He will destroy on this mountain
the shroud that is cast over all peoples,
the sheet that is spread over all nations;
he will swallow up death for ever.
Then the Lord God will wipe away the tears from all faces,
and the disgrace of his people he will take away from all the earth,
for the Lord has spoken.
It will be said on that day,
Lo, this is our God; we have waited for him, so that he might save us.
This is the Lord for whom we have waited;
let us be glad and rejoice in his salvation.
We also hear it most often at Christian funerals, which oftentimes include a reading from 1 Corinthians 15, in which the Apostle Paul describes life-after-death using the imagery of a seed. The body is but a bare seed, he says, and “what is sown is perishable, what is raised is imperishable. It is sown in dishonor, it is raised in glory. It is sown in weakness, it is raised in power. It is sown a physical body, it is raised a spiritual body.” Then in one of the most eloquent passages of the entire Bible, Paul writes:
Listen, I will tell you a mystery! We will not all die, but we will all be changed, in a moment, in the twinkling of an eye, at the last trumpet. For the trumpet will sound, and the dead will be raised imperishable, and we will be changed… Then the saying that is written will be fulfilled:
‘Death has been swallowed up in victory.’
‘Where, O death, is your victory?
Where, O death, is your sting?’
You can imagine the specifics of what that’s like if you wish, but the overwhelming message of scripture doesn’t give us specific details. What it gives us is simple a mystery, and a promise… but what a mystery! And what a promise!
The late Christian theologian Henri Nouwen, in his book, Our Greatest Gift, lays out two choices that are before us. The first is to live as if this life is all that we have and death is far away and we need not talk about it. The second is to claim what he calls “our divine childhood.” As 1 John puts it so clearly, “See what love the Father has for us that we should be called children of God, and so we are. We are God’s children.” And if you are a child of God, if you know that promise, then you can be assured that God will not abandon you to the cold silence of death at the end of your earthly life. Instead, you will come to behold all of God’s glory and all of God’s love. And you will come to see it face-to-face in a way that we cannot now imagine.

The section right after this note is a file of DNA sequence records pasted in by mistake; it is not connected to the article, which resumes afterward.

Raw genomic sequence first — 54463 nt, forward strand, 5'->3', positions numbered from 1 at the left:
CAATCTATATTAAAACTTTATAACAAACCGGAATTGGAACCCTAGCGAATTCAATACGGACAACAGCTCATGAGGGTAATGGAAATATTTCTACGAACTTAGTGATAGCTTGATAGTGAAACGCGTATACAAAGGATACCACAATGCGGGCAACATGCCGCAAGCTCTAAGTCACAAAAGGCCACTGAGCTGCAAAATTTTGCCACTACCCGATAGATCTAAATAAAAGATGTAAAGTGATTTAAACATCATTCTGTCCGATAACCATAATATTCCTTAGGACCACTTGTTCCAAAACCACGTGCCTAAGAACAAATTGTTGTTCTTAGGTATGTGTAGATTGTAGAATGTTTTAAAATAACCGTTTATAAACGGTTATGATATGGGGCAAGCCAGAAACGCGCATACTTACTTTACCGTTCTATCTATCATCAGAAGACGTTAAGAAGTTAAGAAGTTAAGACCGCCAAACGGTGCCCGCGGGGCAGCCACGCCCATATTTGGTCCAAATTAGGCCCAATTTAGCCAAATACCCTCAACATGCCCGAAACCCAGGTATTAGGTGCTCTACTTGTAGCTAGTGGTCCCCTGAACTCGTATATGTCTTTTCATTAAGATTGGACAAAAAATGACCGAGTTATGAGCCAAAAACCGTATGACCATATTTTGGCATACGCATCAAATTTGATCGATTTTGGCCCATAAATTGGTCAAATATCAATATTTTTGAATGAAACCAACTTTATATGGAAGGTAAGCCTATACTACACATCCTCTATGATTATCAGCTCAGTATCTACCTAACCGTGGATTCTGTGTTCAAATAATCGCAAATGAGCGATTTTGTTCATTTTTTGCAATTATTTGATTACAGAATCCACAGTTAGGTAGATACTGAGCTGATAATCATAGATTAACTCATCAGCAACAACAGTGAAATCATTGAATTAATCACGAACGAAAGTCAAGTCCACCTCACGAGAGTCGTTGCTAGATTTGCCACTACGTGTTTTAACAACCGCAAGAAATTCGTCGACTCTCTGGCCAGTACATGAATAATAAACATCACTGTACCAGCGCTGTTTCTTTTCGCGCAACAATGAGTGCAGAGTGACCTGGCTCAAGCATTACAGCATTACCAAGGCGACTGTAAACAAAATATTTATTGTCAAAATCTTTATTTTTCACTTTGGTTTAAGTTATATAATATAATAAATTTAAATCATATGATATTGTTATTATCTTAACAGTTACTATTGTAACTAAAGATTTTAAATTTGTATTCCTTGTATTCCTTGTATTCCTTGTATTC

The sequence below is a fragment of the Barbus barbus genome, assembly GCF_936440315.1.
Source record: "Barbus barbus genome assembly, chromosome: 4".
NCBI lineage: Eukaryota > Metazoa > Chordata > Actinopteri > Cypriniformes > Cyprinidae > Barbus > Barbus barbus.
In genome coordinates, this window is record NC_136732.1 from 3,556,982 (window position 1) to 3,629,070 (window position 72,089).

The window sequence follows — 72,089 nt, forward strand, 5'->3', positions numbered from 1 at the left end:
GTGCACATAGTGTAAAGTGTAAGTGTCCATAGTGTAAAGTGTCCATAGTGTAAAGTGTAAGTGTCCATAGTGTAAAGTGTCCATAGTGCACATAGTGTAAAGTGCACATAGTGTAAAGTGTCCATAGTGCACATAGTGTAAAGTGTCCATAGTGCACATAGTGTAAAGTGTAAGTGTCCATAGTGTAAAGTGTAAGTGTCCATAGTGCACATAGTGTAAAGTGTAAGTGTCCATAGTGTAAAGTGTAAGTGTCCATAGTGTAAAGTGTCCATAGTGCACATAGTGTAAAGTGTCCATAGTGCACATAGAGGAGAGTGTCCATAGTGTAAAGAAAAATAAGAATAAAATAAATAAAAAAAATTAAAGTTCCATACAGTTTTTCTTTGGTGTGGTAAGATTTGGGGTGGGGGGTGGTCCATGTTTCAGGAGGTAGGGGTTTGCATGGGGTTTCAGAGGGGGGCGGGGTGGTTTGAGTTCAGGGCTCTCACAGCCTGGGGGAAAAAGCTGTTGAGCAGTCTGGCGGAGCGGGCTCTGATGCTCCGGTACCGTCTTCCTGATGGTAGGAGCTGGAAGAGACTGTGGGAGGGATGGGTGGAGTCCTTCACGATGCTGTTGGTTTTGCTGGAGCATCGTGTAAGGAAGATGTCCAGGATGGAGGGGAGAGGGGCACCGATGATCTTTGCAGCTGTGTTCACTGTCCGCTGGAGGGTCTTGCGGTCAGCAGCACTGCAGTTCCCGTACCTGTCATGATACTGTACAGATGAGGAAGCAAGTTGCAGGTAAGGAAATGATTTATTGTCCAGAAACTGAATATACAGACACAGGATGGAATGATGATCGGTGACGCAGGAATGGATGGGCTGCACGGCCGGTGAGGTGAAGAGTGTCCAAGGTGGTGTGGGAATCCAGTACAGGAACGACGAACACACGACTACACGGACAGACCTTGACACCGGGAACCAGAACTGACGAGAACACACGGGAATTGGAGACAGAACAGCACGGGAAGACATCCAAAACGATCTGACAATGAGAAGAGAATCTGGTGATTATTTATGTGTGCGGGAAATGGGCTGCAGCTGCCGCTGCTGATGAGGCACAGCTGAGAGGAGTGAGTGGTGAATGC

Nouwen then tells the story of a set of twins not yet born, still living in their mother’s womb, behind their mother’s navel. They are brother and sister, pondering the uncertainty that awaits them. The sister says, “You know, brother, I believe there is going to be life after birth.” The brother says, “Why, that’s the most ridiculous idea I have ever heard.” But the girl insists, saying, “There must be something else—a place with light and freedom to move,” but she couldn’t convince her brother. Then she said hesitantly, “You are not going to believe what I am going to say now either. But I will tell you what else I believe. I believe there is a mother.”
“Well, you have never seen a mother, and neither have I,” the brother announces. “This place is all that we have.” The sister says, “But don’t you feel a presence there? Don’t you feel the squeezes and intimations of something else now and again? I think those are there to get us ready for another place. A place far more beautiful than this. A place where we will see our mother face to face.”
That’s the promise, the reality that awaits us. And you need not look very far to see it. There are lots of places you might look, but I usually prefer the words of 1 John 3:2, which reads,
“Beloved, we are God’s children now;
what we will be has not yet been revealed.
What we do know is this: when he is revealed,
we will be like him, for we will see him as he is.”
So may it be! Thanks be to God! Amen.